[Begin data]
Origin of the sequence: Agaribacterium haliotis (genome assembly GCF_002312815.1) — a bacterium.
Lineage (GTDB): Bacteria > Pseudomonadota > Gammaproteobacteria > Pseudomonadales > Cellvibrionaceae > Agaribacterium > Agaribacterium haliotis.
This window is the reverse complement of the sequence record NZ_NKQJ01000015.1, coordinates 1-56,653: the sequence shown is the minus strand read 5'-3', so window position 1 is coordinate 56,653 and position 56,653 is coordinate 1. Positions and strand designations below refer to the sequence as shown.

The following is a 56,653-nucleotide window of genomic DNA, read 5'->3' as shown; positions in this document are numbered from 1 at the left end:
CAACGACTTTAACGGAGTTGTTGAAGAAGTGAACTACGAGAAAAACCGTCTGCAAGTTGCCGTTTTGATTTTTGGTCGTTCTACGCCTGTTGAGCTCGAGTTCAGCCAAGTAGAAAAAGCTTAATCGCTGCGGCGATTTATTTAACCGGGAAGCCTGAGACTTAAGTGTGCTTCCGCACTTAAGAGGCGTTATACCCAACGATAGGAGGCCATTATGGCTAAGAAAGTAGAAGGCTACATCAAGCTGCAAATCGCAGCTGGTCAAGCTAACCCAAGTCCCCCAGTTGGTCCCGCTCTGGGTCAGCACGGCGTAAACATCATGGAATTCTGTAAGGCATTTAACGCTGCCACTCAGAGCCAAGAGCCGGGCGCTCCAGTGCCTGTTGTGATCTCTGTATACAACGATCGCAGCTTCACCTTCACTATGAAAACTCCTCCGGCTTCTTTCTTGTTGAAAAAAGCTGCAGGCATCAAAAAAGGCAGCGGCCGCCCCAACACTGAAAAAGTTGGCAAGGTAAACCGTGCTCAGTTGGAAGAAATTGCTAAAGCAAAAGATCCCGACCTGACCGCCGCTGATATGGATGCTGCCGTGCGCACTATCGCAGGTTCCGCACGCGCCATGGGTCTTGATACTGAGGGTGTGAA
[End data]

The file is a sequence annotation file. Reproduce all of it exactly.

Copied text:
Origin of the sequence: Agaribacterium haliotis (genome assembly GCF_002312815.1) — a bacterium.
Lineage (GTDB): Bacteria > Pseudomonadota > Gammaproteobacteria > Pseudomonadales > Cellvibrionaceae > Agaribacterium > Agaribacterium haliotis.
This window is the reverse complement of the sequence record NZ_NKQJ01000015.1, coordinates 1-56,653: the sequence shown is the minus strand read 5'-3', so window position 1 is coordinate 56,653 and position 56,653 is coordinate 1. Positions and strand designations below refer to the sequence as shown.

The following is a 56,653-nucleotide window of genomic DNA, read 5'->3' as shown; positions in this document are numbered from 1 at the left end:
CAACGACTTTAACGGAGTTGTTGAAGAAGTGAACTACGAGAAAAACCGTCTGCAAGTTGCCGTTTTGATTTTTGGTCGTTCTACGCCTGTTGAGCTCGAGTTCAGCCAAGTAGAAAAAGCTTAATCGCTGCGGCGATTTATTTAACCGGGAAGCCTGAGACTTAAGTGTGCTTCCGCACTTAAGAGGCGTTATACCCAACGATAGGAGGCCATTATGGCTAAGAAAGTAGAAGGCTACATCAAGCTGCAAATCGCAGCTGGTCAAGCTAACCCAAGTCCCCCAGTTGGTCCCGCTCTGGGTCAGCACGGCGTAAACATCATGGAATTCTGTAAGGCATTTAACGCTGCCACTCAGAGCCAAGAGCCGGGCGCTCCAGTGCCTGTTGTGATCTCTGTATACAACGATCGCAGCTTCACCTTCACTATGAAAACTCCTCCGGCTTCTTTCTTGTTGAAAAAAGCTGCAGGCATCAAAAAAGGCAGCGGCCGCCCCAACACTGAAAAAGTTGGCAAGGTAAACCGTGCTCAGTTGGAAGAAATTGCTAAAGCAAAAGATCCCGACCTGACCGCCGCTGATATGGATGCTGCCGTGCGCACTATCGCAGGTTCCGCACGCGCCATGGGTCTTGATACTGAGGGTGTGAA